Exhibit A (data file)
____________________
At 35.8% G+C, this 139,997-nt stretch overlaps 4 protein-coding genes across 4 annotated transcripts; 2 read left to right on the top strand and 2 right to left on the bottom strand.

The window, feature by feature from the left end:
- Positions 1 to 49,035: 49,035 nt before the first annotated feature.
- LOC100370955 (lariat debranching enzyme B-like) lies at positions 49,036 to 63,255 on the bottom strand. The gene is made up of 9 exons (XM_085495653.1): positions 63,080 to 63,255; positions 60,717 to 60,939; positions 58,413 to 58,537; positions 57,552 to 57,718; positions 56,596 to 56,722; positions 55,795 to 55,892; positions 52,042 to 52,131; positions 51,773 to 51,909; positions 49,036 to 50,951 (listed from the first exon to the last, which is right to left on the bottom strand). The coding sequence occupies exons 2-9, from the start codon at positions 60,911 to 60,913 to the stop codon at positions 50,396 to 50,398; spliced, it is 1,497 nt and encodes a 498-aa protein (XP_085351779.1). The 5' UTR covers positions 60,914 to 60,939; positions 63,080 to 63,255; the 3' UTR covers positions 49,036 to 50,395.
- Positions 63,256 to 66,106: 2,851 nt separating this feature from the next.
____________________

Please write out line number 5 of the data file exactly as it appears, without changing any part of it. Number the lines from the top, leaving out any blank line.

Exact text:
- Positions 63,256 to 66,106: 2,851 nt separating this feature from the next.